Scott A. Ritchie combines subjects such as Zoology and Larva with his study of Wolbachia. His work deals with themes such as Natural population growth and Population density, which intersect with Zoology. His Aedes research focuses on Mosquito control and how it relates to Toxicology and Pyrethroid.

This overview was generated by a machine learning system which analysed the scientist’s body of work. If you have any feedback, you can contact us here.

Best Publications

Successful establishment of Wolbachia in Aedes populations to suppress dengue transmission

Ary Hoffmann;Brian Montgomery;Jean Popovici;Jean Popovici;Inaki Iturbe-Ormaetxe;Inaki Iturbe-Ormaetxe.
Nature (2011)

1221 Citations

The wMel Wolbachia strain blocks dengue and invades caged Aedes aegypti populations.

Thomas Walker;Petrina Johnson;Luciano Moreira;Luciano Moreira;Inaki Iturbe-Ormaetxe.
Nature (2011)

1071 Citations

Ross River Virus Transmission, Infection, and Disease: a Cross-Disciplinary Review

David Harley;David Harley;Adrian Sleigh;Scott Ritchie.
Clinical Microbiology Reviews (2001)

440 Citations

Ecology and Geographical Expansion of Japanese Encephalitis Virus

Andrew F. van den Hurk;Scott A. Ritchie;John S. Mackenzie.
Annual Review of Entomology (2009)

437 Citations

An outbreak of Japanese encephalitis in the Torres Strait, Australia, 1995.

J N Hanna;S A Ritchie;D A Phillips;J Shield.
The Medical Journal of Australia (1996)

383 Citations

Integrating biophysical models and evolutionary theory to predict climatic impacts on species’ ranges: the dengue mosquito Aedes aegypti in Australia

Michael Kearney;Warren P. Porter;Craig Williams;Scott Ritchie;Scott Ritchie.
Functional Ecology (2009)

379 Citations

A Critical Assessment of Vector Control for Dengue Prevention

Nicole L. Achee;Fred Gould;T. Alex Perkins;Robert C. Reiner.
PLOS Neglected Tropical Diseases (2015)

341 Citations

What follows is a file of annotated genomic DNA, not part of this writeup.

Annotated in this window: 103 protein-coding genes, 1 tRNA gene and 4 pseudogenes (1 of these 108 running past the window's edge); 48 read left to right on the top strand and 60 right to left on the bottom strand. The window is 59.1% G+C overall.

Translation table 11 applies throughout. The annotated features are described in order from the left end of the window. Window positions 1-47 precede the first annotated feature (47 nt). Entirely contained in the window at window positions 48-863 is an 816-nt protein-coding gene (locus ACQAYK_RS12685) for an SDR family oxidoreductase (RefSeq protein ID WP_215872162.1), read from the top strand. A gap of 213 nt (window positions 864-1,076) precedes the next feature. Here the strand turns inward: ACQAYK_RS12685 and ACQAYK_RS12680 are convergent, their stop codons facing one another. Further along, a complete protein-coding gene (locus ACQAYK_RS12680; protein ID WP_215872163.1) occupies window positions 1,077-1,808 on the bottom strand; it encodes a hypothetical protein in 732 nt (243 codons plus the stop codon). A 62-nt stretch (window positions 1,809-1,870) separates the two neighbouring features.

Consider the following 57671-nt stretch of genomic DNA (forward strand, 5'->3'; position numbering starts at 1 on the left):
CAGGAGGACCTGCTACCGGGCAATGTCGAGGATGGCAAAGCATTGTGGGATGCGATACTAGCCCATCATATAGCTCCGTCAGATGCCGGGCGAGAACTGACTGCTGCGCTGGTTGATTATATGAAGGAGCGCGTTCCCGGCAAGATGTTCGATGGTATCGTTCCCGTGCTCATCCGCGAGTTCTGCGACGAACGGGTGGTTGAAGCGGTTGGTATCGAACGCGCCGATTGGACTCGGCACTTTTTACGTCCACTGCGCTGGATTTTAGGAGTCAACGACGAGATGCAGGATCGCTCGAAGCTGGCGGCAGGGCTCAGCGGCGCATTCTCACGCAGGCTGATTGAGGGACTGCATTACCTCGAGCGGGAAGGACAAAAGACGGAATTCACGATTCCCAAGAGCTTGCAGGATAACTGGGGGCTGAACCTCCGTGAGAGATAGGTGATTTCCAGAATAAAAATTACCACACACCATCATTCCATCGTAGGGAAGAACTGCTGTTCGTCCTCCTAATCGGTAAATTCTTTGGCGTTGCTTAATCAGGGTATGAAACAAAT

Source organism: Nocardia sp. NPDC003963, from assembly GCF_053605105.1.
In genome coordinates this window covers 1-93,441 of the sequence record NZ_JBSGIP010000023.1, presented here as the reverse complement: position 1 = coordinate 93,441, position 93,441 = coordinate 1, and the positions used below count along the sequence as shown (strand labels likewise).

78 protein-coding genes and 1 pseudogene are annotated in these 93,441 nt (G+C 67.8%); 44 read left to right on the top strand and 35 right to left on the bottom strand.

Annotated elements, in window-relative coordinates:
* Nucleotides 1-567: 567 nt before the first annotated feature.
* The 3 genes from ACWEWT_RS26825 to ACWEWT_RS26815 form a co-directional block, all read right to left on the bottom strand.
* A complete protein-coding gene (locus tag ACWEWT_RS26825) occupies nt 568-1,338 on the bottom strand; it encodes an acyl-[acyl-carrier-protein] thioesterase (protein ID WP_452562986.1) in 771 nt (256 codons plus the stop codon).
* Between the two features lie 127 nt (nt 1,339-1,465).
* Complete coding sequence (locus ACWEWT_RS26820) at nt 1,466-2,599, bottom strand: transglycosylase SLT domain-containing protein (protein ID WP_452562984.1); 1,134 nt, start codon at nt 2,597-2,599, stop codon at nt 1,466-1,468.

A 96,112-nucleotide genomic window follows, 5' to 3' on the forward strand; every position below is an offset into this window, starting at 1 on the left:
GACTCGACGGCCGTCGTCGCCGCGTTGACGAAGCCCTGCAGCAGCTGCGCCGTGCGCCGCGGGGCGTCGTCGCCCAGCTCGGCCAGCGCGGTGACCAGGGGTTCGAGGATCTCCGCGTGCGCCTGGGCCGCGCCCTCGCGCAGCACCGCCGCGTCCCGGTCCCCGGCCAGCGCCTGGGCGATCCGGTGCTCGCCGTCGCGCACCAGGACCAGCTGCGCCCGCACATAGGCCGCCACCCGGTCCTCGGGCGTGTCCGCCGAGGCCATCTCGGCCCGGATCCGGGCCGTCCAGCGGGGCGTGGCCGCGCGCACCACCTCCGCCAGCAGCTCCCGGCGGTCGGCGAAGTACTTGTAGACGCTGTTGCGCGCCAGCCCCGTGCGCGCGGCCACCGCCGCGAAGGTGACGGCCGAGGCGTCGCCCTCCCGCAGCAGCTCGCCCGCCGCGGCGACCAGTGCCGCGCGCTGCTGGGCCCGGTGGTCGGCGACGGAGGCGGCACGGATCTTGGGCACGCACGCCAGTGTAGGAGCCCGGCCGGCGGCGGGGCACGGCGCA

Japanese encephalitis in north Queensland, Australia, 1998.

J. N. Hanna;S. A. Ritchie;D. A. Phillips;J. M. Lee.
The Medical Journal of Australia (1999)

276 Citations

Emerging viral diseases of Southeast Asia and the Western Pacific.

J.S. Mackenzie;K.B. Chua;P.W. Daniels;B.T. Eaton.
Emerging Infectious Diseases (2001)

265 Citations

Multimodal Integration of Carbon Dioxide and Other Sensory Cues Drives Mosquito Attraction to Humans

Conor J. McMeniman;Román A. Corfas;Benjamin J. Matthews;Scott A. Ritchie.
Cell (2014)

264 Citations

Best Scientists Citing Scott A. Ritchie

Ary A. Hoffmann

Ary A. Hoffmann

University of Melbourne

Publications: 115

Scott Leslie O'Neill

Scott Leslie O'Neill

Monash University

Publications: 75

Thomas W. Scott

Thomas W. Scott

University of California, Davis

Publications: 64

John S. Mackenzie

John S. Mackenzie

Curtin University

Publications: 59

Roy A. Hall

Roy A. Hall

University of Queensland

Publications: 52

Cameron P. Simmons

Cameron P. Simmons

University of Oxford

Publications: 48

Nigel W. Beebe

Nigel W. Beebe

University of Queensland

Publications: 40

Brian H. Kay

Brian H. Kay

QIMR Berghofer Medical Research Institute

Publications: 40

Philip Weinstein

Philip Weinstein

University of Adelaide

Publications: 33

Jeffrey R. Powell

Jeffrey R. Powell

Yale University

Publications: 32

Amy C. Morrison

Amy C. Morrison

University of California, Davis

Publications: 32

Anna-Bella Failloux

Anna-Bella Failloux

Institut Pasteur

Publications: 30

Tom Solomon

Tom Solomon

University of Liverpool

Publications: 29

Simon I. Hay

Simon I. Hay

University of Washington

Publications: 29

Richard C. Russell

Richard C. Russell

University of Sydney

Publications: 29

Willem Takken

Willem Takken

Wageningen University & Research

Publications: 28

Profile was last updated on December 6th, 2021.
Research.com Ranking is based on data retrieved from the Microsoft Academic Graph (MAG).
The ranking d-index is inferred from publications deemed to belong to the considered discipline.

If you think any of the details on this page are incorrect, let us know.

Contact us
Something went wrong. Please try again later.